Photography and Art

Wednesday, December 1, 2010


As I travel around the world, slowly pecking away at my bucket list, there are still a few places that feel like you stepped out of a time machine. Zanzibar is one of those places. If you squint your eyes just slightly, you can convince yourself that the year is 1880 and the slave and spice trades are still going full swing. Stone town seems timeless with its winding alleys, its imposing doors and its markets. Look out into the harbour, and you can still see dhows taking merchandise back and forth between the mainland and Zanzibar as they have done for hundreds of years.

Here's a Dhow sailing towards Stone Town

Our host for our visit to Zanzibar was Hemed Mohammed who runs a new tour company called Salama Island Tours. Hemed knows Zanzibar and specializes in holidays on the island. He can arrange a wide variety of accommodation and activities including interaction with the local inhabitants which is always very rewarding. 

We stayed for four days and particularly enjoyed two hotels: the mid-priced Dhow Palace Hotel and the wonderful upscale Serena Hotel.  There is so much to do on the island. If you like diving, there are scuba and snorkeling excursions to the reefs off Prison Island. If you like history, there is a wonderful museum in an old palace that shows artifacts of the slave trade and spice trade era. The food is fabulous, with lots of fresh sea food served in rooftop restaurants with a view of the city. Hemed can arrange a spice tour that takes you to the plantations so you can see where cloves and other spices are grown. Here's our host for the spice tour trying on some make-up :-)

A tour of Stone Town gives you a great idea of what life was like in the slave trading era. Here's Hemed explaining why the doors are so interesting. Apparently, the doors reflect the Indian style and have lots of metal on them to discourage elephants from breaking them down. Even though there are no elephants in Zanzibar, the Indian inhabitants of Stone Town continued to build the doors in the traditional way.

One of my favorite activities was  the evening dhow cruise where you can experience sailing in traditional vessel while enjoying a glass of wine and entertainment. The sunset on the harbour was delightful.

Another terrific thing to do is to relax on the patio of the Africa House hotel. This hotel used to be the English residents' club and still resonates of colonial times. Here's the view from the patio:

If you want to get a true sense of African life, make sure you take in the loading of the car ferry each afternoon. The fun starts when the ferry, a converted landing craft, comes into shore and drops its ramp onto the beach. After the vehicles and people exit, it's time to load a new batch of cars and people for the trip to Dar es Salaam. All the cars line up in an alley way and then, one at a time, have to traverse 100 yards of deep sandy beach and climb the steep ramp while dodging men carrying 200 pound sacks of produce on their backs. Each car inevitably gets stuck in the sand and requires a push by all the spectators watching from the beach. The sport goes on all afternoon and well into the evening. Each vehicle is a fresh challenge to African ingenuity and persistence. It is a wonder that the ferry gets loaded at all and that no one gets run over and killed.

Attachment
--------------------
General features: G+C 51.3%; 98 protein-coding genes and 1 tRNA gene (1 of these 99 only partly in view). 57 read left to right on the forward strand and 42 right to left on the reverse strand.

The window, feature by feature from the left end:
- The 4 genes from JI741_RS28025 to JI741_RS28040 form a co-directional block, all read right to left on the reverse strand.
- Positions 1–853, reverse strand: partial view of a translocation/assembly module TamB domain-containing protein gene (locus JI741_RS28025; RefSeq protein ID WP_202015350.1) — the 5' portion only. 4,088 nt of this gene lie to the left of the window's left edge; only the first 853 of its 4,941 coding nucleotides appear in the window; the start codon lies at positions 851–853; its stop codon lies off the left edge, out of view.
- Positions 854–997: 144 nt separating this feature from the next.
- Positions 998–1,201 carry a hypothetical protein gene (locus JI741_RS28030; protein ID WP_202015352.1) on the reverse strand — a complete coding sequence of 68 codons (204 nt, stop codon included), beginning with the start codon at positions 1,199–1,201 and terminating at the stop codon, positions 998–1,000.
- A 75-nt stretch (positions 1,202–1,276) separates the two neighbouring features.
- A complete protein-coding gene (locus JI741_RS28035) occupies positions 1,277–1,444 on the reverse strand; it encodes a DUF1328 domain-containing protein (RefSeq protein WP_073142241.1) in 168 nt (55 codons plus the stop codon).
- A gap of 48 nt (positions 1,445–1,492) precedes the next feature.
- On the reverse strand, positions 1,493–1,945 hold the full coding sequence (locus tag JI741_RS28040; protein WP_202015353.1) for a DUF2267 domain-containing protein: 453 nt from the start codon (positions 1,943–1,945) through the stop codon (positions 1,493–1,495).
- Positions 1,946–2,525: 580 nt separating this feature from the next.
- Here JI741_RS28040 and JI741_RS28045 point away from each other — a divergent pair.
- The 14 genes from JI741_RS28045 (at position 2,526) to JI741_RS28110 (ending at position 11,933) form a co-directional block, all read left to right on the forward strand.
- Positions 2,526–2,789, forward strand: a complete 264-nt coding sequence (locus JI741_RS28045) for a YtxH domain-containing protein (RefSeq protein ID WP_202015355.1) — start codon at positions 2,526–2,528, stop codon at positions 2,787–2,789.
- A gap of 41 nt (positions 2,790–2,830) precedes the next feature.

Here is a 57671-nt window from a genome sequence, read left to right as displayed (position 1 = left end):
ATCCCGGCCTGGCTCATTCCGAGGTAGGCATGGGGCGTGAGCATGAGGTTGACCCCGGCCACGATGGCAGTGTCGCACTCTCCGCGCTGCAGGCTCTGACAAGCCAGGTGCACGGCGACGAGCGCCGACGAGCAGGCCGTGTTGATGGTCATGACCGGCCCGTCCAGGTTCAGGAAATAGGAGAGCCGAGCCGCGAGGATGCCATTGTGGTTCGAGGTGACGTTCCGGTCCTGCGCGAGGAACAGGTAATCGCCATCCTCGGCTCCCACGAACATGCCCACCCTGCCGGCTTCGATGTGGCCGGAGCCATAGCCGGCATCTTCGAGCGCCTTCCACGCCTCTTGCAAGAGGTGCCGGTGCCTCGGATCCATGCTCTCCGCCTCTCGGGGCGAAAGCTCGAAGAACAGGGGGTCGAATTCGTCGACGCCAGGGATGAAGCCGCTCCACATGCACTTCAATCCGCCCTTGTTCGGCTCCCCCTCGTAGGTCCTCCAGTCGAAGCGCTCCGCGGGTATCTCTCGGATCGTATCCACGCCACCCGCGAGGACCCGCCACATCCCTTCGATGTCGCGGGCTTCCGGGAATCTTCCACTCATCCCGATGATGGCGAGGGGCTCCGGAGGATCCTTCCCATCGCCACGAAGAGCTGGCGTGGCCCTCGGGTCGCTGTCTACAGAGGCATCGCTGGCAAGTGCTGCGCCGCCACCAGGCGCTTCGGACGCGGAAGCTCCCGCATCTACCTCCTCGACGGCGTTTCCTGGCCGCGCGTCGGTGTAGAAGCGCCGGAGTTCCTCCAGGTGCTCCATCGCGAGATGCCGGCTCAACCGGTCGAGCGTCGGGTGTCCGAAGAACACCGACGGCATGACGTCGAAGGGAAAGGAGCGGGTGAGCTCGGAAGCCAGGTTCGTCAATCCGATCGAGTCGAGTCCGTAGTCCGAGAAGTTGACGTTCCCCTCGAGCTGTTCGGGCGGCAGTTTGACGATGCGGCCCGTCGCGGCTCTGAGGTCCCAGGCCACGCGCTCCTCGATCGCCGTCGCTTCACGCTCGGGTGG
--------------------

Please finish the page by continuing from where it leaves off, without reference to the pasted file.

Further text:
Here's an example of a hopelessly stuck vehicle with lots of helpers gathering

One of the advantages of using a local tour company like Salama Island Tours is the access to people who live in Zanzibar. Hemed took us home to visit his sister and see how a fairly well-to-do islander lives and enjoy a wonderful lunch. Here are some pictures of the occasion:

The Living Room - note the TV and pictures of local dignitaries

The feast. Lots of wonderful local produce.

Hemed's lovely sister

Here are some more pictures of Zanzibar, one of my favourite places on the planet:

Feeding the Madagascar tortoises on Prison Island

Enjoying spiced tea during our tour of the spice plantation

A fishing boat passes a dhow

A view of the harbour at sunset. The car ferry is leaving (bottom left)

Stone Town

Another great sunset view.

Unfortunately for the people of Zanzibar and the victims, the ferry MV Spice Islander sunk on September 10th, 2011 with over 187 fatalities. For more information, see the following articles:


  1. So wonderful blog depicting a true face of the politically newly born Zanzibar. Create your lifetime experience by visiting Zanzibar and see by yourself the wonders of the Zanzibari people with their culture, nature and architecture

    Salama Island Tours, Zanzibar

  2. It is a awesome blog. You are really very professional photographer. I am thanking you for your all the pictures on this post especially for some Greatest Sunset photography. No doubt to say that you are one of the most intelligent Photographer of present world.

    Thanking You
    Gold Number Charms

  3. Zanzibar looks beautiful! I've seen some great honeymoon packages to get the most out of your stay.

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